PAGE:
Charoen Pokphand Foods’ board agreed that the company and CPF Investment (CPFI) – a wholly owned subsidiary of CPF – would sell 25 per cent of the ordinary shares of CP Pokphand (CPP) to Itochu Corp, according to a CPF filing to the Stock Exchange of Thailand yesterday.
CPP is listed on the Hong Kong Stock Exchange, while Itochu is listed on the Tokyo Stock Exchange.
CPF and CPFI will together sell 6,017,959,308 ordinary shares to Itochu at 1.10 Hong Kong dollars apiece, for a total consideration of HK$6.61 billion (Bt27.16 billion).
The transaction is expected to be complete in September, after which CPP will remain a subsidiary of CPF.
CPF’s share price yesterday closed at Bt28.75, up 1.77 per cent on the day.
Moody’s Investors Service says that deep political polarisation in Thailand since 2006 is adding to structural challenges to the country’s competitiveness, and that reform delays could eventually negatively affect the sovereign’s credit profile, which has largely remained immune to the political disturbances. The ratings agency recently affirmed its sovereign rating for the Kingdom at “Baa1”, with a “stable” outlook.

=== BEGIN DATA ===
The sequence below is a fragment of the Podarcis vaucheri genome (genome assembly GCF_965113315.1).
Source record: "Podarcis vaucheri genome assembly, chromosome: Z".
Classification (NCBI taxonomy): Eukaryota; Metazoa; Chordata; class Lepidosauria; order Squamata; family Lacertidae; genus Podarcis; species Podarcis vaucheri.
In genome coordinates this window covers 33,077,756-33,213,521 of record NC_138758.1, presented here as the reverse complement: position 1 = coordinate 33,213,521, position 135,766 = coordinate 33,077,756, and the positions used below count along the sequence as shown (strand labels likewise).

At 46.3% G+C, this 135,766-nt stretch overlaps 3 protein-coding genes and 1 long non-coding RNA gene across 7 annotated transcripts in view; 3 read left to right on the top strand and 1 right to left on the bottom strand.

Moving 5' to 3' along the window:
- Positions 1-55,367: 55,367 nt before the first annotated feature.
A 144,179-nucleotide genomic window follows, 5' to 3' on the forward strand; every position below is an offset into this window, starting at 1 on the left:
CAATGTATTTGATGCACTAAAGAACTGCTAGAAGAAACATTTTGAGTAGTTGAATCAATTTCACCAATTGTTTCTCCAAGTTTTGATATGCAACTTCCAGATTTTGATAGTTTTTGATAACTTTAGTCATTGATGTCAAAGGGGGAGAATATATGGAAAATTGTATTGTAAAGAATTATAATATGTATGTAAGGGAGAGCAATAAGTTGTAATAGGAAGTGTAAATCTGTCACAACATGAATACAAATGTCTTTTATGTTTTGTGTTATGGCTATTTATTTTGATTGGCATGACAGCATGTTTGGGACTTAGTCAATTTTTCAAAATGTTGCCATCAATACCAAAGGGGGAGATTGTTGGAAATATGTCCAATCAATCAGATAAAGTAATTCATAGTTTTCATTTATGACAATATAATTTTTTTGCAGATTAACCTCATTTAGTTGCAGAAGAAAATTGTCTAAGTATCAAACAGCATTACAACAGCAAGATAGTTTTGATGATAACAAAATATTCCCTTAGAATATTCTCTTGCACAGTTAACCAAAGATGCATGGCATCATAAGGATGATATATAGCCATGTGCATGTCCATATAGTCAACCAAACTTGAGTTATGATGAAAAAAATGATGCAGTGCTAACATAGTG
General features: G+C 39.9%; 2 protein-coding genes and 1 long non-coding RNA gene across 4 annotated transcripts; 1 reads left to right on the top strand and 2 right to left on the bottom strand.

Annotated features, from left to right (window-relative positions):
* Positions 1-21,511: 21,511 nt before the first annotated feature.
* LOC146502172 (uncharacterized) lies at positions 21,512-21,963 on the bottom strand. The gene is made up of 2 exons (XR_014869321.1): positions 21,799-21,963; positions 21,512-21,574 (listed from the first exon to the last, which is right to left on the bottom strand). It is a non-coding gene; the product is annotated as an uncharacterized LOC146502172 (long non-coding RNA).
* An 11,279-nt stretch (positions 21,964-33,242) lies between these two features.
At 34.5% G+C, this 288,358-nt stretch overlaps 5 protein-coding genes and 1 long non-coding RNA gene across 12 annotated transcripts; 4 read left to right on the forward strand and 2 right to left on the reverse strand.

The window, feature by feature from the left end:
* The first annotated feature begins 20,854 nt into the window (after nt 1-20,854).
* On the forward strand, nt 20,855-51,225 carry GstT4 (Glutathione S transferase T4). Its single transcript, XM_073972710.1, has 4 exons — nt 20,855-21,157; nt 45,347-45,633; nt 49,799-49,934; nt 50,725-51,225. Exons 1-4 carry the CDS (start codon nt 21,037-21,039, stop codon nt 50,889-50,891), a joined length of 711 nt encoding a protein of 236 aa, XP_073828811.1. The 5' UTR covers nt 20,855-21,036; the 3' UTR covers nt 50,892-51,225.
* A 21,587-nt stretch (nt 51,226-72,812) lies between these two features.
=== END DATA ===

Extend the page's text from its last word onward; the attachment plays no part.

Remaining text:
RS urges NBTC to pay
Music and entertainment firm RS has called for payment of outstanding compensation from the broadcasting and telecom watchdog in connection with the live telecast of the 64 Fifa World Cup matches via free-TV channels.
Chief executive officer Surachai Chetchotisak yesterday submitted a request to the National Broadcasting and Telecommunications Commission after receiving just Bt118 million of the Bt429 million the NBTC had committed to pay as compensation to the broadcasting rights-holder of the finals.
PTTEP net jumps 55%
PTT Exploration and Production (PTTEP) reported net profit of US$560 million (Bt17.8 billion) in the second quarter, up 55 per cent from the same period last year.
The company will make an interim dividend payment of Bt3 per share for first-half operations.